The examination and identification of traumatic lesions within forensic and archaeological contexts is a crucial element in understanding the events surrounding the death and postmortem treatment of an individual. The enhanced imaging capabilities of scanning electron microscopes (SEMs) enable human interactions, primarily in the form of interpersonal violence, to be interpreted based on tool or weapon marks found on human skeletal remains. The aim of this chapter is to illustrate the usefulness of SEM micrographs when analyzing sharp-force trauma by examining the tool marks resulting from anatomical dissection on human skeletal remains from the 18th and 19th centuries. The analysis of the tool marks associated with human dissection has revealed a vast amount of information about the history of medicine and early anatomical education. The enhancement of the morphological characteristics of the tool marks revealed the types of surgical instruments used for dissection and how medical bodies were treated and utilized within early anatomical education.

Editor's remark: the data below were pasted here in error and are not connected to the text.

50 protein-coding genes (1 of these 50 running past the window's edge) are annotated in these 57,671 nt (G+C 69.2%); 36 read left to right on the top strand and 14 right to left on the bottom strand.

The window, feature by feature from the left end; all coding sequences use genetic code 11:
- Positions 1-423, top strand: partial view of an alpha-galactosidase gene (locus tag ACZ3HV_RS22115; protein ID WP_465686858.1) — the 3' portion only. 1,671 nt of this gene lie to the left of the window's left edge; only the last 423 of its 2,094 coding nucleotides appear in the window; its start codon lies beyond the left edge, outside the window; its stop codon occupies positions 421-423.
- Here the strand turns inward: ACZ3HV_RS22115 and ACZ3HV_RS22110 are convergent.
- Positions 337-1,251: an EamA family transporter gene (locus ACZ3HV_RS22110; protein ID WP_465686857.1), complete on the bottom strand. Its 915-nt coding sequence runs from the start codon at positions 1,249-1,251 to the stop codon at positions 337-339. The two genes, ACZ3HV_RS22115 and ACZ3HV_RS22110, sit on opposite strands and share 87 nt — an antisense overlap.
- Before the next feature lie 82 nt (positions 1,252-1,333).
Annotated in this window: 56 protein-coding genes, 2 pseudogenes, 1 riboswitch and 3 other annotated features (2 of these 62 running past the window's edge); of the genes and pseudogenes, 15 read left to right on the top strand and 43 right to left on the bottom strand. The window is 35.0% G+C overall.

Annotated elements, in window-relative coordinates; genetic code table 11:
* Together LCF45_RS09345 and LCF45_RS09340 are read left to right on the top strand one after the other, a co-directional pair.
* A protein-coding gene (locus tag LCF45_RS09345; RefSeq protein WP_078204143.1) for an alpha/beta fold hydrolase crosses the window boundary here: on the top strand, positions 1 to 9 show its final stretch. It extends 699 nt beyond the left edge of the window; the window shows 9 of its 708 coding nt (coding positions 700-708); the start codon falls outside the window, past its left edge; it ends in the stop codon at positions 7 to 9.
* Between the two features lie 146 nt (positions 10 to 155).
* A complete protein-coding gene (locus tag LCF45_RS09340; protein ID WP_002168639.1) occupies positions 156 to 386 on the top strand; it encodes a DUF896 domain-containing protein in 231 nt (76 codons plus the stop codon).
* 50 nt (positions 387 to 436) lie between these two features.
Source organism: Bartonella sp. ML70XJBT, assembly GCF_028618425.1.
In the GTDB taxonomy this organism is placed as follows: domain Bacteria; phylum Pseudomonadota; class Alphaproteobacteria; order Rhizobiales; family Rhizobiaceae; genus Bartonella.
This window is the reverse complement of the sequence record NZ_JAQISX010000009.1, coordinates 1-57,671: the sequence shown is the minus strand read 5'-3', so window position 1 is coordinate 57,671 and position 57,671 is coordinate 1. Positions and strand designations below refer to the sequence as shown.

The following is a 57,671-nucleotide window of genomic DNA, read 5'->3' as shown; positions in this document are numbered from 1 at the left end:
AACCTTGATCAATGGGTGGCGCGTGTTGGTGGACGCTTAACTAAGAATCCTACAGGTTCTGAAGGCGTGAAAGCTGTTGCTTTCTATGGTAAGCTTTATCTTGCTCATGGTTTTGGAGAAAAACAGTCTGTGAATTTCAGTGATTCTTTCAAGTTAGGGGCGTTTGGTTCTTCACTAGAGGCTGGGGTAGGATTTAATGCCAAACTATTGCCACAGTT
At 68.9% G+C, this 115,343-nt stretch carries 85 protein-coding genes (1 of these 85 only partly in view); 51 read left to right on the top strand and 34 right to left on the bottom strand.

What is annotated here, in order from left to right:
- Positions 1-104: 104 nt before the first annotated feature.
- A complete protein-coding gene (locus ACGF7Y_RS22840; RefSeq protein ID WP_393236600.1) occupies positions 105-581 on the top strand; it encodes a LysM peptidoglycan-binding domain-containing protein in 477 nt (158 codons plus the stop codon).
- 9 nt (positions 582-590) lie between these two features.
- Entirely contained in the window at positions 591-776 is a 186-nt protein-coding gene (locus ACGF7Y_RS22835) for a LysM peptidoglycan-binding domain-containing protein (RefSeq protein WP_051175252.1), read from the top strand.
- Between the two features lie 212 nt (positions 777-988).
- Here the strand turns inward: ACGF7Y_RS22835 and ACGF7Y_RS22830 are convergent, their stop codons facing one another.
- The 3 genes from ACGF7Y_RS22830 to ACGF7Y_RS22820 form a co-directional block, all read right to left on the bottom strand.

|Title of host publication||Human Remains: Another Dimension|
|Subtitle of host publication||The Application of Imaging to the Study of Human Remains|
|Editors||David Errickson, Tim Thompson|
|Publication status||Published - 2017|